Leadership in Marriage and Family Therapy Programs is Under-Explored: A Thematic, Narrative Overview

Article Preview

Author: Stephanie M. Morgan

Issue: Fall Issue, 2020

Download Article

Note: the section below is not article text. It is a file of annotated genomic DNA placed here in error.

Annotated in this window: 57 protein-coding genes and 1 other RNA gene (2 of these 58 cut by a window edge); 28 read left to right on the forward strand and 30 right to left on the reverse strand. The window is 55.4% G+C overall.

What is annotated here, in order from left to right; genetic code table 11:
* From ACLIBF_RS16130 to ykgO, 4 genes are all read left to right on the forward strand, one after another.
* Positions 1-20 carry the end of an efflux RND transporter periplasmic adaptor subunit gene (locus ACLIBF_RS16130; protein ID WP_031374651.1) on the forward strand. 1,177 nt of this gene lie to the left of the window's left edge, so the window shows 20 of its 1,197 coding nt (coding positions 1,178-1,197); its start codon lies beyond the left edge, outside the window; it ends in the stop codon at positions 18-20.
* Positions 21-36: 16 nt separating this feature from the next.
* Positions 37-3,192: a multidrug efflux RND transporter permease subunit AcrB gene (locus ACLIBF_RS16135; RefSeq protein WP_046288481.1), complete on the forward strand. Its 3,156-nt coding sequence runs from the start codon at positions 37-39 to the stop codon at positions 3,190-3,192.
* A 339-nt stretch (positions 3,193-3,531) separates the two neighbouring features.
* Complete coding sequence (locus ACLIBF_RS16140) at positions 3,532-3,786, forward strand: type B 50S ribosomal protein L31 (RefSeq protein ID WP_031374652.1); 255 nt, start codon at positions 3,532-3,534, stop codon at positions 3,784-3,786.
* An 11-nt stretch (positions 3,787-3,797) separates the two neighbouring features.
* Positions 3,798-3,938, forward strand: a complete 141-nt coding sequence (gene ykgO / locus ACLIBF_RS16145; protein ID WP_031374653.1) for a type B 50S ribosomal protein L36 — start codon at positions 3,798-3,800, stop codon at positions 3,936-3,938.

Institutions of higher education rely on identified leaders to continue the mission of the organization, hire and retain quality faculty and staff, and sustain and further develop vigorous academic programs that retain students and prepare graduates to enter the work force. Discipline specific departments are subject to many demands and resources are pulled in different directions. As a result, the body of literature on leadership in higher education is robust and diverse. However, research on leadership in graduate marriage and family therapy programs is paltry in addressing if a relationship exists between leaders and student capacity to employ skills in a field focused on relationships. This study was a thematic, narrative overview. An exhaustive search of literature was conducted over the span of four years. Articles were assessed for relevance and appropriateness, organized by theme, and the findings were consolidated and are presented within this article. The three identified themes were: leadership in higher education, rigor in marriage and family therapy programs, and leadership in marriage and family therapy programs and other mental health fields. Gaps were identified in the literature and include the role of leadership style identification and self-exploration, the extent to which program leaders interact with students, and how the relationship between administrators and students impacts the development of field related skills.